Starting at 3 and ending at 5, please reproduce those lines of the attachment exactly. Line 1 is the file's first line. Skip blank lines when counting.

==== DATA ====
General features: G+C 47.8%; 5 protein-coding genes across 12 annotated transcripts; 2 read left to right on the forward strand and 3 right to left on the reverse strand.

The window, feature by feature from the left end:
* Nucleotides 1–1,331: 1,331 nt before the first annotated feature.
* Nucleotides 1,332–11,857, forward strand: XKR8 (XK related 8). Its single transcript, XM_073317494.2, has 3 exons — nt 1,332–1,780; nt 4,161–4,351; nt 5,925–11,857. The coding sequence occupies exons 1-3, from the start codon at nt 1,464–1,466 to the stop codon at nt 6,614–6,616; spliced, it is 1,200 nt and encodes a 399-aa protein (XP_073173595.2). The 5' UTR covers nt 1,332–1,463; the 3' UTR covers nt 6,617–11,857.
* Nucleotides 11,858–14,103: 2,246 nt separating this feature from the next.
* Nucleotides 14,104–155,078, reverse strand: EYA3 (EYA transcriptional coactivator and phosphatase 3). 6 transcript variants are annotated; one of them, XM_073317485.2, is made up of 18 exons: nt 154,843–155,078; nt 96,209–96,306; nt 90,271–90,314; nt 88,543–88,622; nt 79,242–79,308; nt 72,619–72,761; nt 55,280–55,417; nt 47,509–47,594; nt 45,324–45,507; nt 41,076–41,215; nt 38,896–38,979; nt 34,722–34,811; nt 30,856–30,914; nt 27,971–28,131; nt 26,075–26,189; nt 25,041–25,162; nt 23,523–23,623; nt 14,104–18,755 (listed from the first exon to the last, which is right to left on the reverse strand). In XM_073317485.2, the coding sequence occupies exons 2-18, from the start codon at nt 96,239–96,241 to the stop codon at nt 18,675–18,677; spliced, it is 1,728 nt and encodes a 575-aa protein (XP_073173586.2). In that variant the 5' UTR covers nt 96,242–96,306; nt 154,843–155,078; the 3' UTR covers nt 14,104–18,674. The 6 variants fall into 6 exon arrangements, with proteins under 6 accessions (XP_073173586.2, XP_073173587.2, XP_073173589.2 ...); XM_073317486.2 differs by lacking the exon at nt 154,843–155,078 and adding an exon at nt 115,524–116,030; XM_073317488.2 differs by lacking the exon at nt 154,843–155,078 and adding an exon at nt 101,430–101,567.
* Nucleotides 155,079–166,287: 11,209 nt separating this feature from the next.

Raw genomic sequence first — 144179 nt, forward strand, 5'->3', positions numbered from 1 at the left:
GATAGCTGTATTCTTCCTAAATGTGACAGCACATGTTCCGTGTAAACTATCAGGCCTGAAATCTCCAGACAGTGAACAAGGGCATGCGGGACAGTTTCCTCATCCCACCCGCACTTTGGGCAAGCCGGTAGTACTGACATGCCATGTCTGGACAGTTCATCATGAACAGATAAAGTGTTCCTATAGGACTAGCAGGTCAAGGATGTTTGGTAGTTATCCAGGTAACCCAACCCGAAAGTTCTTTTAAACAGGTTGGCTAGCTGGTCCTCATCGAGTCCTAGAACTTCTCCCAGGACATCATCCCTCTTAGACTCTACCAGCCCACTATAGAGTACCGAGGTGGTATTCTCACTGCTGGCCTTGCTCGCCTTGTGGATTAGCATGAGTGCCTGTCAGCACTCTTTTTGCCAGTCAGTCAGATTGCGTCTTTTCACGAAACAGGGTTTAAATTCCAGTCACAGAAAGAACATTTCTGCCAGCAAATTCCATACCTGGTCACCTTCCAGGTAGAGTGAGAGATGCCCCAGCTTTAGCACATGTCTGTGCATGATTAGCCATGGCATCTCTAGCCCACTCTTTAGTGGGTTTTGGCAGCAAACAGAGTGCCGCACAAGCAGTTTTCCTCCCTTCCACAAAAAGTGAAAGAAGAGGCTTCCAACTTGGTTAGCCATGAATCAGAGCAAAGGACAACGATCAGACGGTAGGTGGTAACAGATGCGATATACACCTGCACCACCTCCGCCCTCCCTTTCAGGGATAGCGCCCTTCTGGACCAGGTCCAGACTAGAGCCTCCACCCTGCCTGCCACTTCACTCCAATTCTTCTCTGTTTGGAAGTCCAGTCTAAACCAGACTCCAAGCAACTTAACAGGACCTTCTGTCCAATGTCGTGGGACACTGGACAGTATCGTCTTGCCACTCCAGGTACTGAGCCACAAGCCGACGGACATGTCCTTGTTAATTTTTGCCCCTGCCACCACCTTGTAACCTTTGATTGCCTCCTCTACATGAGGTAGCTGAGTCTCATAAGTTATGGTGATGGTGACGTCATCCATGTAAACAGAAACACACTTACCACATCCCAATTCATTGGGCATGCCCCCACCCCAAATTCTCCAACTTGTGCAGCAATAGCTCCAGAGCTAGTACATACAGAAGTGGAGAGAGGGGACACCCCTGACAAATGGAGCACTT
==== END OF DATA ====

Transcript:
* Nucleotides 1–1,331: 1,331 nt before the first annotated feature.
* Nucleotides 1,332–11,857, forward strand: XKR8 (XK related 8). Its single transcript, XM_073317494.2, has 3 exons — nt 1,332–1,780; nt 4,161–4,351; nt 5,925–11,857. The coding sequence occupies exons 1-3, from the start codon at nt 1,464–1,466 to the stop codon at nt 6,614–6,616; spliced, it is 1,200 nt and encodes a 399-aa protein (XP_073173595.2). The 5' UTR covers nt 1,332–1,463; the 3' UTR covers nt 6,617–11,857.
* Nucleotides 11,858–14,103: 2,246 nt separating this feature from the next.